The mineralocorticoid receptor (MR) is a member of the nuclear receptor superfamily and is essential for controlling sodium transport in epithelial tissues such as the kidney and colon. Moreover, it is also present in other non-epithelial tissues and is capable of activation by both mineralocorticoids and glucocorticoids. A challenge in understanding transcriptional regulation by the MR and other nuclear receptors is to determine how tissue- and ligand-specificity is achieved. Over the past decade, it has become clear that a heterogeneous group of non-receptor proteins termed as coregulators are required to either enhance or repress nuclear receptor-mediated transactivation of target genes. A subset of these coregulators may be expected to confer specificity to MR-mediated responses by virtue of their variable tissue expression and selectivity for different ligands. Specific coregulator–MR interactions may be a suitable target in the rational design of tissue-specific MR modulators as has been described for other steroid receptors. However, the number of coregulators identified to date for the MR is very limited compared with other nuclear receptors. Understanding the full complement of MR coregulators is essential for unraveling the complexity of MR signaling pathways and will facilitate the development of selective MR modulators.
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Jun Yang and Morag J Young
Amanda J Rickard and Morag J Young
The mineralocorticoid receptor (MR) and glucocorticoid receptor are ligand-activated transcription factors that have important physiological and pathophysiological actions in a broad range of cell types including monocytes and macrophages. While the glucocorticoids cortisol and corticosterone have well-described anti-inflammatory actions on both recruited and tissue resident macrophages, a role for the mineralocorticoid aldosterone in these cells is largely undefined. Emerging evidence, however, suggests that MR signalling may promote pro-inflammatory effects. This review will discuss the current understanding of the role of corticosteroid receptors in macrophages and their effect on diseases involving inflammation, with a particular focus on cardiovascular disease.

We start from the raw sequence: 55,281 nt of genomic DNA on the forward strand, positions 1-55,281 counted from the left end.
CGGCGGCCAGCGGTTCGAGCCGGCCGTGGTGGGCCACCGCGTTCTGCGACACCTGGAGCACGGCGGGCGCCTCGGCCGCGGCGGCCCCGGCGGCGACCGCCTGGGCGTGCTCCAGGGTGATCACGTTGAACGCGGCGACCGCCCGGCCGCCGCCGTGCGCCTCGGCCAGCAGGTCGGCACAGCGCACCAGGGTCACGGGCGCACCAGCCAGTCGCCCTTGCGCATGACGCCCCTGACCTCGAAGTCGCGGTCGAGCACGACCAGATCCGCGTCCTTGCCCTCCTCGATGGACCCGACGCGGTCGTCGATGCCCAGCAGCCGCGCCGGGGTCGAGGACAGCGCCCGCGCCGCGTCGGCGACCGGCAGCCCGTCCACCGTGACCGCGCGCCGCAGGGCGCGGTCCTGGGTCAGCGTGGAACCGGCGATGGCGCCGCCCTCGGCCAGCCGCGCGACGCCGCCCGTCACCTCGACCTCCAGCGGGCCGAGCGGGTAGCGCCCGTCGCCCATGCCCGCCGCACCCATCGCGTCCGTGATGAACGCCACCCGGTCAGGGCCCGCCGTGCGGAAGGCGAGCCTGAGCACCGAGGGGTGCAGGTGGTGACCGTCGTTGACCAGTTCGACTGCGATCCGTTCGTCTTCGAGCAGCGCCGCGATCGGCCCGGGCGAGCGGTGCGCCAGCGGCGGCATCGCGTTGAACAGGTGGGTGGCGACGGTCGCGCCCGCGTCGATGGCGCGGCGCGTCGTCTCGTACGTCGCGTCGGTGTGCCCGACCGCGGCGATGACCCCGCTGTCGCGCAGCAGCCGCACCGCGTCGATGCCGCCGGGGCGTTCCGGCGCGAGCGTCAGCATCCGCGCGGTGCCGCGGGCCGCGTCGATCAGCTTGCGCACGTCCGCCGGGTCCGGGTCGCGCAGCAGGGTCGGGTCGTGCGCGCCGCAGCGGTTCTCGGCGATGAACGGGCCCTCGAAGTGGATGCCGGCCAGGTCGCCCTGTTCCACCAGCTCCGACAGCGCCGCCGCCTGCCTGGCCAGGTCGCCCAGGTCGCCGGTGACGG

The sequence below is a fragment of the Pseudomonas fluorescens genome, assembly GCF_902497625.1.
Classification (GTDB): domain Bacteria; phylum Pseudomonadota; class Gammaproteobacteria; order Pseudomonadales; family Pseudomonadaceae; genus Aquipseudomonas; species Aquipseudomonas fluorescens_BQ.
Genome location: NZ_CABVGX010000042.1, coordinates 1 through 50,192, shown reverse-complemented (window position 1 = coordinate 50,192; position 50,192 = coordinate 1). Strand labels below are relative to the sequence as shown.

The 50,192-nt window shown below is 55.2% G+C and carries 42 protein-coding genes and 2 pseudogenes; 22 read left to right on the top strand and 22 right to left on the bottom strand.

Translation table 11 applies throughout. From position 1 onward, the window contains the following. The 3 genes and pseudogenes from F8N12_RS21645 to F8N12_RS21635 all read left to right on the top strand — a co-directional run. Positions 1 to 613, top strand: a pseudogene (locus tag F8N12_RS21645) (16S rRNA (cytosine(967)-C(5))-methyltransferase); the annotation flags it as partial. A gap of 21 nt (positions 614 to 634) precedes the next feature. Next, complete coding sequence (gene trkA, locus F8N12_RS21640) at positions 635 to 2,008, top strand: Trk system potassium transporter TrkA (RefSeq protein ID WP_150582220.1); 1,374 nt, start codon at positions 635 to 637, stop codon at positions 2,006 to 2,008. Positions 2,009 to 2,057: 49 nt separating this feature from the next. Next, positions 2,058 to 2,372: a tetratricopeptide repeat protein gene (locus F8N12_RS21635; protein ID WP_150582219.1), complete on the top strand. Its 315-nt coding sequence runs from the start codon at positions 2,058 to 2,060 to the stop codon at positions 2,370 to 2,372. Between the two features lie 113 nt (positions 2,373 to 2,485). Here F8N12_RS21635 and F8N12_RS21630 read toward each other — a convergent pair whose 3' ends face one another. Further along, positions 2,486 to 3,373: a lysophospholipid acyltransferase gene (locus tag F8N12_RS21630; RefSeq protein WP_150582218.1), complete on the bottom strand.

Gregory S Y Ong and Morag J Young
The mineralocorticoid receptor (MR) and mineralocorticoids regulate epithelial handling of electrolytes, and induces diverse effects on other tissues. Traditionally, the effects of MR were ascribed to ligand–receptor binding and activation of gene transcription. However, the MR also utilises a number of intracellular signalling cascades, often by transactivating unrelated receptors, to change cell function more rapidly. Although aldosterone is the physiological mineralocorticoid, it is not the sole ligand for MR. Tissue-selective and mineralocorticoid-specific effects are conferred through the enzyme 11β-hydroxysteroid dehydrogenase 2, cellular redox status and properties of the MR itself. Furthermore, not all aldosterone effects are mediated via MR, with implication of the involvement of other membrane-bound receptors such as GPER. This review will describe the ligands, receptors and intracellular mechanisms available for mineralocorticoid hormone and receptor signalling and illustrate their complex interactions in physiology and disease.